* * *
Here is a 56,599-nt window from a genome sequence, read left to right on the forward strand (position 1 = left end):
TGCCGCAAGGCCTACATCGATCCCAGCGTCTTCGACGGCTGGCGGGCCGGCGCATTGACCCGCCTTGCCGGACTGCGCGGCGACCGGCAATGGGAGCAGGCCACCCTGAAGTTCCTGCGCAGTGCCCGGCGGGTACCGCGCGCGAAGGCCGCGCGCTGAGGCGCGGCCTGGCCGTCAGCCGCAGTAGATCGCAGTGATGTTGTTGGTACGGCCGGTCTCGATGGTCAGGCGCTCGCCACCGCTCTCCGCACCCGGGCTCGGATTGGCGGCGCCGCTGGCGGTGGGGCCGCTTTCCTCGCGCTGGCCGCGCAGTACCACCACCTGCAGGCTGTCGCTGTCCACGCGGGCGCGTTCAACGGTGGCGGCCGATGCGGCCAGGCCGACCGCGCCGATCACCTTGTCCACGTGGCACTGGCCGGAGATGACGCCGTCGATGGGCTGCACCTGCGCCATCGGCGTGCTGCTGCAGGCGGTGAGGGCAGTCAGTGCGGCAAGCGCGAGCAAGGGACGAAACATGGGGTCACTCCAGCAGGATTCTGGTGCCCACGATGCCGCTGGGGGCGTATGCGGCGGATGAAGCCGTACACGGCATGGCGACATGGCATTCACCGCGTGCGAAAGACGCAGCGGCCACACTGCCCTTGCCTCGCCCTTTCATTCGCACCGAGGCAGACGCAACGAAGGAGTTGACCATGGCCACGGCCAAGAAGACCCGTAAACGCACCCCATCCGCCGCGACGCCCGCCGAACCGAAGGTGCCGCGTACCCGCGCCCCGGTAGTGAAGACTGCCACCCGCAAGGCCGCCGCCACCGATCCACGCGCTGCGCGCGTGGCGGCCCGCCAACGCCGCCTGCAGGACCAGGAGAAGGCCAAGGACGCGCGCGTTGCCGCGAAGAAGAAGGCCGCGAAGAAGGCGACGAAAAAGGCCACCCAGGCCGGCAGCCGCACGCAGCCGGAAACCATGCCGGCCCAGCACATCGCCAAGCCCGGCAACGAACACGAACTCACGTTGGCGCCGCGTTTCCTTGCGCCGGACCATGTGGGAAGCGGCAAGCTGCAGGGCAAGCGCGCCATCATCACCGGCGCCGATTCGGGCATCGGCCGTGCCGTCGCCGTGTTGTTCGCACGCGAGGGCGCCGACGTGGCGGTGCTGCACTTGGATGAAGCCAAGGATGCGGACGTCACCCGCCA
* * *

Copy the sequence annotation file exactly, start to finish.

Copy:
Here is a 56,599-nt window from a genome sequence, read left to right on the forward strand (position 1 = left end):
TGCCGCAAGGCCTACATCGATCCCAGCGTCTTCGACGGCTGGCGGGCCGGCGCATTGACCCGCCTTGCCGGACTGCGCGGCGACCGGCAATGGGAGCAGGCCACCCTGAAGTTCCTGCGCAGTGCCCGGCGGGTACCGCGCGCGAAGGCCGCGCGCTGAGGCGCGGCCTGGCCGTCAGCCGCAGTAGATCGCAGTGATGTTGTTGGTACGGCCGGTCTCGATGGTCAGGCGCTCGCCACCGCTCTCCGCACCCGGGCTCGGATTGGCGGCGCCGCTGGCGGTGGGGCCGCTTTCCTCGCGCTGGCCGCGCAGTACCACCACCTGCAGGCTGTCGCTGTCCACGCGGGCGCGTTCAACGGTGGCGGCCGATGCGGCCAGGCCGACCGCGCCGATCACCTTGTCCACGTGGCACTGGCCGGAGATGACGCCGTCGATGGGCTGCACCTGCGCCATCGGCGTGCTGCTGCAGGCGGTGAGGGCAGTCAGTGCGGCAAGCGCGAGCAAGGGACGAAACATGGGGTCACTCCAGCAGGATTCTGGTGCCCACGATGCCGCTGGGGGCGTATGCGGCGGATGAAGCCGTACACGGCATGGCGACATGGCATTCACCGCGTGCGAAAGACGCAGCGGCCACACTGCCCTTGCCTCGCCCTTTCATTCGCACCGAGGCAGACGCAACGAAGGAGTTGACCATGGCCACGGCCAAGAAGACCCGTAAACGCACCCCATCCGCCGCGACGCCCGCCGAACCGAAGGTGCCGCGTACCCGCGCCCCGGTAGTGAAGACTGCCACCCGCAAGGCCGCCGCCACCGATCCACGCGCTGCGCGCGTGGCGGCCCGCCAACGCCGCCTGCAGGACCAGGAGAAGGCCAAGGACGCGCGCGTTGCCGCGAAGAAGAAGGCCGCGAAGAAGGCGACGAAAAAGGCCACCCAGGCCGGCAGCCGCACGCAGCCGGAAACCATGCCGGCCCAGCACATCGCCAAGCCCGGCAACGAACACGAACTCACGTTGGCGCCGCGTTTCCTTGCGCCGGACCATGTGGGAAGCGGCAAGCTGCAGGGCAAGCGCGCCATCATCACCGGCGCCGATTCGGGCATCGGCCGTGCCGTCGCCGTGTTGTTCGCACGCGAGGGCGCCGACGTGGCGGTGCTGCACTTGGATGAAGCCAAGGATGCGGACGTCACCCGCCA